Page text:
Day case surgery has the advantage over in-patient surgery by being cost-effective and resource conserving. It has been promoted by the Department of Health who want 75% of all surgery to be performed in a day case setting by 2010 . This must be weighed up against potential complications, despite being relatively small. It has been suggested that the complication rate of day surgery should be less than 3% . However, if serious late complications such as the one described can occur, there will be medico-legal implications if patients are discharged too early. In our case, the surgery was performed in a centre with no on-call medical staff and no facilities on site for converting day case surgical patients into in-patients. This raises the question whether day case FESS surgery should be performed there, but as this is the first case described of late orbital bleeding, this recommendation should be taken in context with the rarity of the event.
The operation was performed in a dedicated day case centre with no facilities for in-patient care at a District General Hospital, by an experienced middle grade surgeon. Nasal preparation used was Otrivine 30 minutes beforehand, followed by injection of 2% lignoicaine in a solution of 1:80000 adrenaline into both uncinate processes and middle turbinates. Bilateral uncinectomies with middle meatal antrostomies were performed prior to reduction of both middle turbinates. There was little bleeding noted during the procedure and also after completion of the surgery. Insertion of nasal packs was therefore not deemed to be necessary. She was transferred to the day ward and made a routine immediate post-operative recovery.
Some six hours later she developed brisk bilateral epistaxis, which was uncontrollable with ice and compression for thirty minutes. She required packing with Merocel nasal packs and the active bleeding was arrested. Within an hour of this on further review she developed very slight bruising of the subcutaneous tissues inferior to the left eye. She was not in any discomfort, nor reported any visual disturbance. For completeness the opinion of the duty ophthalmologist was obtained, who reported normal ocular movements and vision. She was transferred to the University Hospital for overnight observations. Prior to transfer the epistaxis was noted to have been stabilized and the periorbital bruising not progressing so she was deemed safe for transfer.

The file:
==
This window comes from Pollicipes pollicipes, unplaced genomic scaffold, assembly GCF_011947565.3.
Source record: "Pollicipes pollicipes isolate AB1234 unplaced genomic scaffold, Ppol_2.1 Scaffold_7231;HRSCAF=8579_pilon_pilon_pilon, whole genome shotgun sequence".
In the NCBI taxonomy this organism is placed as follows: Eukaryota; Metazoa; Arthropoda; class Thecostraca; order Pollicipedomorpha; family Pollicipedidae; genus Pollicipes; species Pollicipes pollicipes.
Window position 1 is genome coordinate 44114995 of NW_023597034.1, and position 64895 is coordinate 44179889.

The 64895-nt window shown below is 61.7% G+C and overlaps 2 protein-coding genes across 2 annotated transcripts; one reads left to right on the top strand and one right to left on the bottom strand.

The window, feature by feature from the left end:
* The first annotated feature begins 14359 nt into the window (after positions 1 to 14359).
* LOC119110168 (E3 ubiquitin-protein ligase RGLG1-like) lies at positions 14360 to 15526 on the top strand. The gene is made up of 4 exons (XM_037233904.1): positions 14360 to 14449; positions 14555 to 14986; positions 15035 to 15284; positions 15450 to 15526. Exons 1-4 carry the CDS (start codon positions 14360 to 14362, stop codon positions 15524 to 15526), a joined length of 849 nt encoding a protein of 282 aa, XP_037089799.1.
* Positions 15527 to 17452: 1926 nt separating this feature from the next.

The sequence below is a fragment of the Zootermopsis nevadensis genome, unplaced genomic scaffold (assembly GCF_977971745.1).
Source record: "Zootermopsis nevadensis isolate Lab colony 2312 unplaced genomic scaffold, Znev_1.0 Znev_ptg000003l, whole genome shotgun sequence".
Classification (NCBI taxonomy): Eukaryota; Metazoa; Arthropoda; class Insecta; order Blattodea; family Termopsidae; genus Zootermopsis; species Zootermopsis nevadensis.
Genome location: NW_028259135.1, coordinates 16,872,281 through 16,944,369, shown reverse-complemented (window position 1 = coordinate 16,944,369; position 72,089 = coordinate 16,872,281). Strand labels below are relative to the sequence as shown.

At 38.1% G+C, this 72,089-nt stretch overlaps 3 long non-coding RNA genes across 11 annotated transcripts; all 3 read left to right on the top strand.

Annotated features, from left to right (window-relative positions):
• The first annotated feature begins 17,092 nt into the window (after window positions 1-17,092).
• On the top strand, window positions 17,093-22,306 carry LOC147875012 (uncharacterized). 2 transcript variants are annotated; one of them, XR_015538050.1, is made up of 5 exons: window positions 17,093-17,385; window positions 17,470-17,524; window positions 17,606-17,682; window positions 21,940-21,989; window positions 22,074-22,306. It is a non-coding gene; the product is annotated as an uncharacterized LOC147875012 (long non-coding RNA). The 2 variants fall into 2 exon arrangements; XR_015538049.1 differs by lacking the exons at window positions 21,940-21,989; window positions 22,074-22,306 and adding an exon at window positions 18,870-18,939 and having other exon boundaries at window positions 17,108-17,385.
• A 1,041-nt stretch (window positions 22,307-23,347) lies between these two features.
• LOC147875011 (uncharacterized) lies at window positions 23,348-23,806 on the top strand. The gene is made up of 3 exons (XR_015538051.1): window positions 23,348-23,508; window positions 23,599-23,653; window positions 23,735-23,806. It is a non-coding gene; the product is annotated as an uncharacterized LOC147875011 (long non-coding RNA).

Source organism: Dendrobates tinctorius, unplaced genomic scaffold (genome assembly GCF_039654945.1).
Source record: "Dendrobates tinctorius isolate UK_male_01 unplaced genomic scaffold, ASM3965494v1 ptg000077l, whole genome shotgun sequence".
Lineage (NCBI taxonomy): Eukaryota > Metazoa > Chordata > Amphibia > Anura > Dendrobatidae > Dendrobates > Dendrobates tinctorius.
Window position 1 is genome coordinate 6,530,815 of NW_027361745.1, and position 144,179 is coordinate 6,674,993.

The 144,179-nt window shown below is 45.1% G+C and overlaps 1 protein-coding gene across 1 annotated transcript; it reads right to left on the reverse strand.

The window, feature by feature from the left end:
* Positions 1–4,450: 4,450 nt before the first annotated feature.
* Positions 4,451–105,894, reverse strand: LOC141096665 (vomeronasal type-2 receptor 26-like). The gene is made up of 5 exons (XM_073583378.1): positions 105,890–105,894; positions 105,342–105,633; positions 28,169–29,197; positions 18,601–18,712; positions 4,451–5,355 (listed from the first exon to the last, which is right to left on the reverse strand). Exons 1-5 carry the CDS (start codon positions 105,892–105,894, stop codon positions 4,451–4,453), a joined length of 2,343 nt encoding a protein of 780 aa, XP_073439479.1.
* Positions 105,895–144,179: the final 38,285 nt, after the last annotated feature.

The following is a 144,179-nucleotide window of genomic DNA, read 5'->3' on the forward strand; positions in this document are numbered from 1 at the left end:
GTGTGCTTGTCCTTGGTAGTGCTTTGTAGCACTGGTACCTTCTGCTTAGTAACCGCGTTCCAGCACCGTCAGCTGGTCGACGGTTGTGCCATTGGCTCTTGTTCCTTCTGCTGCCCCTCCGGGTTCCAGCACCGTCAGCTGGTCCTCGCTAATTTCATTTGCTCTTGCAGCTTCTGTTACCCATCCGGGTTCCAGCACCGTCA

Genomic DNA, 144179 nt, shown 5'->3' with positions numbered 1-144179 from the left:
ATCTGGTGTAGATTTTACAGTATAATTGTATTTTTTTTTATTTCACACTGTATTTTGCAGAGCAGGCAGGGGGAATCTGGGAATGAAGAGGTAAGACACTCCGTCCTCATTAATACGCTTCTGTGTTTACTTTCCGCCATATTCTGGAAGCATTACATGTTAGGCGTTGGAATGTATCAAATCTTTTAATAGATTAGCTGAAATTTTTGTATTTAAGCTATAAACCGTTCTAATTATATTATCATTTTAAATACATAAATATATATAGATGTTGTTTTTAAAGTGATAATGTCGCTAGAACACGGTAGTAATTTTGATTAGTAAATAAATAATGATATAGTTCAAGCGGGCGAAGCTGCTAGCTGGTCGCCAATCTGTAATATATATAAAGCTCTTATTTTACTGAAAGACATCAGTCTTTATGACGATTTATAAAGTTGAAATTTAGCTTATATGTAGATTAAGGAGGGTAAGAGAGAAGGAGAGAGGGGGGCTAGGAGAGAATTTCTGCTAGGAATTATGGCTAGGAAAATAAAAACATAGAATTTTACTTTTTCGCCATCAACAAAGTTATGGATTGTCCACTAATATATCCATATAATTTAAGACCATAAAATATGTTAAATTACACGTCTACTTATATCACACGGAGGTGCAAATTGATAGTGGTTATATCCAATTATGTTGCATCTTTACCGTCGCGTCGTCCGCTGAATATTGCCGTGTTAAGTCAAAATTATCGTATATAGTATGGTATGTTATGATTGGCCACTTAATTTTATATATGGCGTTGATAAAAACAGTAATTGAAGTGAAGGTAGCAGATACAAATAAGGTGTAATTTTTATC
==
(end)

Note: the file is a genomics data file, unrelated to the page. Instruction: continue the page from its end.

An hour later on arrival at the University Hospital, the bruising had markedly increased and in addition to left infraorbital bruising she had developed swelling of the left eyelid and left circumferential orbital bruising. The nasal packs were removed but the periorbital swelling continued. At this time, some seven hours post-operatively she still had normal eye movements and visual acuity although there was evidence of colour desaturation; not with red but blue and green appeared black. The overriding concern was that for the preservation of the eye and the decision was taken to decompress the orbit. She went immediately to theatre for medial and lateral canthotomies. At surgery haematomas were evacuated particularly laterally and the tenseness of the orbit was markedly reduced. A specific bleeding point was not identifiable. She made an uneventful post-operative recovery. Post-operative CT scan revealed normal ocular anatomy, with no evidence of re-collection of haematoma. Ophthalmological opinion stated no abnormality and orthoptics were normal.
Surgeons should pay heed to possible late and devastating complications of endoscopic sinus surgery. This should be borne in mind when planning to undertake such surgery as a daycase procedure. Mechanisms must be in place to ensure early identification and treatment of all cases of periorbital haematoma following FESS.
The authors wish to acknowledge the help and support of Professor M A Birchall, Professor of Laryngology, University of Bristol in preparing this manuscript.